Repair the Damage with Stem Cells

Stem Cell Program/Regenerative Repair


There is an unmet need to develop therapies aimed at prevention or reversal of progression-related disability in MS. Therapies for progressive MS must overcome the varied aspects of disease pathology such as inflammatory demyelination, neurodegeneration, and astrogliosis (sclerosis, or scar formation). Since 2001, Dr. Sadiq has directed the center’s research efforts to investigate the use of stem cells as a repair strategy for progressive MS. Stem cells are unspecialized cells that have the ability to regenerate damaged tissue.

Since 2004, Dr. Violaine Harris and her research team have been investigating a population of adult stem cells from bone marrow called mesenchymal stem cell-derived neural progenitors (MSC-NPs) as a source of stem cells to promote repair and regeneration in progressive MS. MSC-NP cells have a number of properties that make them suitable as a cell transplantation therapy for MS:

1. MSC-NP cells are autologous, meaning they are derived from a patient’s own bone marrow. Autologous cells are recognized as ‘self’ and are thus not rejected by the body after transplantation.

2. The neural characteristics of MSC-NP cells are associated with a reduced potential for mesodermal differentiation making them more appropriate for transplantation into the brain (Harris et al 2012)

3. MSC-NP cells are capable of promoting repair in the brain and spinal cord by the release of specific proteins that modulate the immune response and encourage existing brain progenitor cells to mature and remyelinate (Harris et al 2012)

A proof-of-concept study of MSC-NP transplantation in the EAE mouse model of MS demonstrated the efficacy of this therapeutic approach (Harris et al 2012). The study found that multiple doses of MSC-NPs were necessary to reduce disease in the mice. Importantly, they showed that intrathecal delivery of the MSC-NP cells directly into the spinal fluid was a feasible and effective route of administration. The mechanisms involved in MSC-NP-mediated repair included creation of a tolerant CNS milieu as well as induction of resident host stem cell progenitors to differentiate. Current research is focused on understanding the mechanisms of MSC-NP-mediated repair. Dr. Harris and her team are utilizing in vitro and in vivo models to better understand the ability of MSC-NPs to affect immunomodulatory (modulation of specific immune responses) and trophic (promotion of mature brain cell types) mechanisms of repair. Recent RNA sequencing of MSC-NP cells has provided additional molecular insight into the gene signature of these cells, revealing an enrichment of genes involved in cell communication. The research has identified a panel of candidate growth factors and small extracellular vesicles (EVs) as mediators of the reparative response.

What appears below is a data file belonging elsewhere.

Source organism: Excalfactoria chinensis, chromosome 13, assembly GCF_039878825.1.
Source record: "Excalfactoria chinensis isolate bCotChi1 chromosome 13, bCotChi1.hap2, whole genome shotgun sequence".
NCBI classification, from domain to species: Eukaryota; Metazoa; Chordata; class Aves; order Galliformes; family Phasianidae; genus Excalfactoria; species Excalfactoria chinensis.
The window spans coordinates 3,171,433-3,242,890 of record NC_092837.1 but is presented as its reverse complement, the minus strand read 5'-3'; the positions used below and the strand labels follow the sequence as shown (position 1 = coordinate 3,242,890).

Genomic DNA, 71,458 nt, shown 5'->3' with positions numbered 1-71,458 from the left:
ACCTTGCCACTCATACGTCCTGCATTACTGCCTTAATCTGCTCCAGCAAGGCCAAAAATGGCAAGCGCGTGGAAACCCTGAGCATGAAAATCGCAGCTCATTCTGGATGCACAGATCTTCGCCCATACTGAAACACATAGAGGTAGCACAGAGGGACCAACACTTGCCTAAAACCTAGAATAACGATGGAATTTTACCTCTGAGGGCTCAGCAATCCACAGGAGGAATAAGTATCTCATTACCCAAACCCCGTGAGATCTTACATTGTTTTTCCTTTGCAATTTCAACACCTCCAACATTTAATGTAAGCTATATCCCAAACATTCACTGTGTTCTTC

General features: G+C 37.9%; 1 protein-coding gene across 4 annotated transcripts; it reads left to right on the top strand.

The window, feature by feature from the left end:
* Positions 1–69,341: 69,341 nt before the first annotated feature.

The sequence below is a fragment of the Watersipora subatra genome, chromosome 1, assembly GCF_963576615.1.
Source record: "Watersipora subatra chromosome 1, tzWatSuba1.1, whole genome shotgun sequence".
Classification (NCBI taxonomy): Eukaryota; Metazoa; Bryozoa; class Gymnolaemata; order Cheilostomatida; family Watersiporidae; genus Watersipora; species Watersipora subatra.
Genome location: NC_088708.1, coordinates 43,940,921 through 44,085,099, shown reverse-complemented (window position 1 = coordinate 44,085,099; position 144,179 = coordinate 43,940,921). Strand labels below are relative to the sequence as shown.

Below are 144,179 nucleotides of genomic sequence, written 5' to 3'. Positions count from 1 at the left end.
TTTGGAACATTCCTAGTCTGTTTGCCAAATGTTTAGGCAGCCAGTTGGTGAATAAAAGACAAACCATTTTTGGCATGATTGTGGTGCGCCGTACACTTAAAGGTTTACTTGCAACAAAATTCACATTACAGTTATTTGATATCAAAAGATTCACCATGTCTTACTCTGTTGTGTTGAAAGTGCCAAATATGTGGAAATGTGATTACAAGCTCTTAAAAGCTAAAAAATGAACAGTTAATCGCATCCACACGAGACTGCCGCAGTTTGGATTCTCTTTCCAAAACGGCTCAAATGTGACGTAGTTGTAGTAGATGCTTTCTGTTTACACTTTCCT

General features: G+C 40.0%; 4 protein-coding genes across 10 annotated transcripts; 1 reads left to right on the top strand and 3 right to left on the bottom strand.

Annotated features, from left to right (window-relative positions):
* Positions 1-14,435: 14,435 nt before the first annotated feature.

In 2013, the FDA approved the investigational new drug (IND) application to conduct an open-label Phase I clinical trial to test the safety and tolerability of intrathecal transplantation of autologous MSC-NP cells in 20 patients with progressive MS. Treatment in the first trial patient started in April 2014. Each of the 20 patients were administered 3 separate doses of up to 10 million MSC-NPs spaced 3 months apart. This was the only clinical trial of its kind in the United States to test freshly harvested MSC-NP cells administered intrathecally in a multiple dosing regimen (Harris and Sadiq 2015). In addition to safety outcomes, study patients were monitored for disability status (EDSS), muscle strength, walking speed, bladder function, and MRI. The most common minor adverse event included a headache and sometimes fever during the first 24 hours following the treatment, which was otherwise found to be safe and well-tolerated. Of the 20 study subjects, 15 (or 75%) demonstrated functional neurological improvement measured 3 months after the third treatment (Harris et al 2018). The improvements associated with IT-MSC-NP treatment were sustained for up to 2 years in a subset of patients, suggesting that some of the clinical benefits of MSC-NP treatment may be long-lasting (Harris et al 2021).

The encouraging safety and efficacy results from the phase I trial led the FDA and IRB to approve a larger Phase II placebo-controlled study to confirm efficacy of intrathecal MSC-NP treatment in patients with MS. A Phase II study is designed to study efficacy of a treatment by comparing to a placebo control. The Phase II study is double-blinded, meaning neither the patient nor the assessing neurologist knows whether or not the patient got a stem cell treatment or placebo. The study has a crossover design, meaning that study patients who received placebo in the first year will crossover into the MSC-NP treatment group in the second year (and vice versa). The study is fully enrolled with 50 MS patients and results are expected in 2022.

Due to the groundbreaking advancements being made with MSC-NP-based cell therapy in MS, Tisch MSRCNY opened the Regenerative Medicine Laboratory, a state-of-the-art cGMP cell production facility. The Regenerative Medicine Laboratory enables the manufacturing of clinical-grade doses of autologous MSC-NPs for cell therapy treatments in trial subjects with MS.

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